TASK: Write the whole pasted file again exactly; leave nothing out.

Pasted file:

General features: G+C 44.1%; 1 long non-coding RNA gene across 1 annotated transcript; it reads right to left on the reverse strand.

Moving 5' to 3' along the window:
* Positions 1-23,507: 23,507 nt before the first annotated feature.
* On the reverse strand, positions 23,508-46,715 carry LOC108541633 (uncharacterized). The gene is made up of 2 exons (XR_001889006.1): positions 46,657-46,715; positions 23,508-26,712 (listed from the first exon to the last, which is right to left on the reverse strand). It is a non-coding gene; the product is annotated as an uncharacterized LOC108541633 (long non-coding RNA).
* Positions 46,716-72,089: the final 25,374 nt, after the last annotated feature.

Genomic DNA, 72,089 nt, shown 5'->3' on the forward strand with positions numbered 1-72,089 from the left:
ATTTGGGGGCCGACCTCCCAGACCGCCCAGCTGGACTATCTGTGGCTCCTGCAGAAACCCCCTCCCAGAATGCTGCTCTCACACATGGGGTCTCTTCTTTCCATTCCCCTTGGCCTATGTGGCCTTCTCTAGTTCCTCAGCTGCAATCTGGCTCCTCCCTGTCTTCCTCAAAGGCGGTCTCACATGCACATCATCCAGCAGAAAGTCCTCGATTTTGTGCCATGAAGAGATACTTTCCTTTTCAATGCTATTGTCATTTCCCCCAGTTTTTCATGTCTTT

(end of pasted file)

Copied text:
General features: G+C 44.1%; 1 long non-coding RNA gene across 1 annotated transcript; it reads right to left on the reverse strand.

Moving 5' to 3' along the window:
* Positions 1-23,507: 23,507 nt before the first annotated feature.
* On the reverse strand, positions 23,508-46,715 carry LOC108541633 (uncharacterized). The gene is made up of 2 exons (XR_001889006.1): positions 46,657-46,715; positions 23,508-26,712 (listed from the first exon to the last, which is right to left on the reverse strand). It is a non-coding gene; the product is annotated as an uncharacterized LOC108541633 (long non-coding RNA).
* Positions 46,716-72,089: the final 25,374 nt, after the last annotated feature.

Genomic DNA, 72,089 nt, shown 5'->3' on the forward strand with positions numbered 1-72,089 from the left:
ATTTGGGGGCCGACCTCCCAGACCGCCCAGCTGGACTATCTGTGGCTCCTGCAGAAACCCCCTCCCAGAATGCTGCTCTCACACATGGGGTCTCTTCTTTCCATTCCCCTTGGCCTATGTGGCCTTCTCTAGTTCCTCAGCTGCAATCTGGCTCCTCCCTGTCTTCCTCAAAGGCGGTCTCACATGCACATCATCCAGCAGAAAGTCCTCGATTTTGTGCCATGAAGAGATACTTTCCTTTTCAATGCTATTGTCATTTCCCCCAGTTTTTCATGTCTTT